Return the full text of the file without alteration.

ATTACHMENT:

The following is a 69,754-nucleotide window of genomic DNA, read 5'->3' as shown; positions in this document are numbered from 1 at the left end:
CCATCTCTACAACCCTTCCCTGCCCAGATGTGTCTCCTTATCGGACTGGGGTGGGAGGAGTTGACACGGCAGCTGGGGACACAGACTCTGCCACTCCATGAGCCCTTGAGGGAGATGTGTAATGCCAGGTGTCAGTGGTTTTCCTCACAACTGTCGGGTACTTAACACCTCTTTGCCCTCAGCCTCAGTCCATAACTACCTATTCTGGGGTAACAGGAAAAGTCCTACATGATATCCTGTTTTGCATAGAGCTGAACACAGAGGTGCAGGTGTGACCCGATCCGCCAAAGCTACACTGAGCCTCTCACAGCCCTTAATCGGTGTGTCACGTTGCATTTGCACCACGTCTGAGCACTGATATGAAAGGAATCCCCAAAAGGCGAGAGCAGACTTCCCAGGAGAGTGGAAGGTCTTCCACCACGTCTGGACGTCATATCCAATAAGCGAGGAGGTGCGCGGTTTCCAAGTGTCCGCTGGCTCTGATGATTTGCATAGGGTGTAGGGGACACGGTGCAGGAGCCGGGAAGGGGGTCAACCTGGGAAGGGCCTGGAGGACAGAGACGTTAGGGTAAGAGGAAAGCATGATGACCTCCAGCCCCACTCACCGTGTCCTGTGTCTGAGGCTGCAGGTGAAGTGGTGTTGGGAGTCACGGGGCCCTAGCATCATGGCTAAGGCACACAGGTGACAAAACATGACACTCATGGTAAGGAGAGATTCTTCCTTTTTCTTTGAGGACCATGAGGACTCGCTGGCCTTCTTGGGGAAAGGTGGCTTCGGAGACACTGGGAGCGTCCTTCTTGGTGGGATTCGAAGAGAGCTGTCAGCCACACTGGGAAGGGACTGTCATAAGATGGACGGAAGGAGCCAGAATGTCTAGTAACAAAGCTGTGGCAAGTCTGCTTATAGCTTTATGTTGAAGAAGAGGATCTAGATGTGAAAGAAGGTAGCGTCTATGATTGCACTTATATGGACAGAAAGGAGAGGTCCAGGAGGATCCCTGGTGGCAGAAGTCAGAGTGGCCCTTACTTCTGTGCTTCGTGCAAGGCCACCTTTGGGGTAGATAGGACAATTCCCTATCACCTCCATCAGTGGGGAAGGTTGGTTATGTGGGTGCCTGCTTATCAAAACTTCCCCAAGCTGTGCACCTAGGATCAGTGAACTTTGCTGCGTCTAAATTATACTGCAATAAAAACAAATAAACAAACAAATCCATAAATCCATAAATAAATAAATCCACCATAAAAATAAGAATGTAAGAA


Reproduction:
The following is a 69,754-nucleotide window of genomic DNA, read 5'->3' as shown; positions in this document are numbered from 1 at the left end:
CCATCTCTACAACCCTTCCCTGCCCAGATGTGTCTCCTTATCGGACTGGGGTGGGAGGAGTTGACACGGCAGCTGGGGACACAGACTCTGCCACTCCATGAGCCCTTGAGGGAGATGTGTAATGCCAGGTGTCAGTGGTTTTCCTCACAACTGTCGGGTACTTAACACCTCTTTGCCCTCAGCCTCAGTCCATAACTACCTATTCTGGGGTAACAGGAAAAGTCCTACATGATATCCTGTTTTGCATAGAGCTGAACACAGAGGTGCAGGTGTGACCCGATCCGCCAAAGCTACACTGAGCCTCTCACAGCCCTTAATCGGTGTGTCACGTTGCATTTGCACCACGTCTGAGCACTGATATGAAAGGAATCCCCAAAAGGCGAGAGCAGACTTCCCAGGAGAGTGGAAGGTCTTCCACCACGTCTGGACGTCATATCCAATAAGCGAGGAGGTGCGCGGTTTCCAAGTGTCCGCTGGCTCTGATGATTTGCATAGGGTGTAGGGGACACGGTGCAGGAGCCGGGAAGGGGGTCAACCTGGGAAGGGCCTGGAGGACAGAGACGTTAGGGTAAGAGGAAAGCATGATGACCTCCAGCCCCACTCACCGTGTCCTGTGTCTGAGGCTGCAGGTGAAGTGGTGTTGGGAGTCACGGGGCCCTAGCATCATGGCTAAGGCACACAGGTGACAAAACATGACACTCATGGTAAGGAGAGATTCTTCCTTTTTCTTTGAGGACCATGAGGACTCGCTGGCCTTCTTGGGGAAAGGTGGCTTCGGAGACACTGGGAGCGTCCTTCTTGGTGGGATTCGAAGAGAGCTGTCAGCCACACTGGGAAGGGACTGTCATAAGATGGACGGAAGGAGCCAGAATGTCTAGTAACAAAGCTGTGGCAAGTCTGCTTATAGCTTTATGTTGAAGAAGAGGATCTAGATGTGAAAGAAGGTAGCGTCTATGATTGCACTTATATGGACAGAAAGGAGAGGTCCAGGAGGATCCCTGGTGGCAGAAGTCAGAGTGGCCCTTACTTCTGTGCTTCGTGCAAGGCCACCTTTGGGGTAGATAGGACAATTCCCTATCACCTCCATCAGTGGGGAAGGTTGGTTATGTGGGTGCCTGCTTATCAAAACTTCCCCAAGCTGTGCACCTAGGATCAGTGAACTTTGCTGCGTCTAAATTATACTGCAATAAAAACAAATAAACAAACAAATCCATAAATCCATAAATAAATAAATCCACCATAAAAATAAGAATGTAAGAA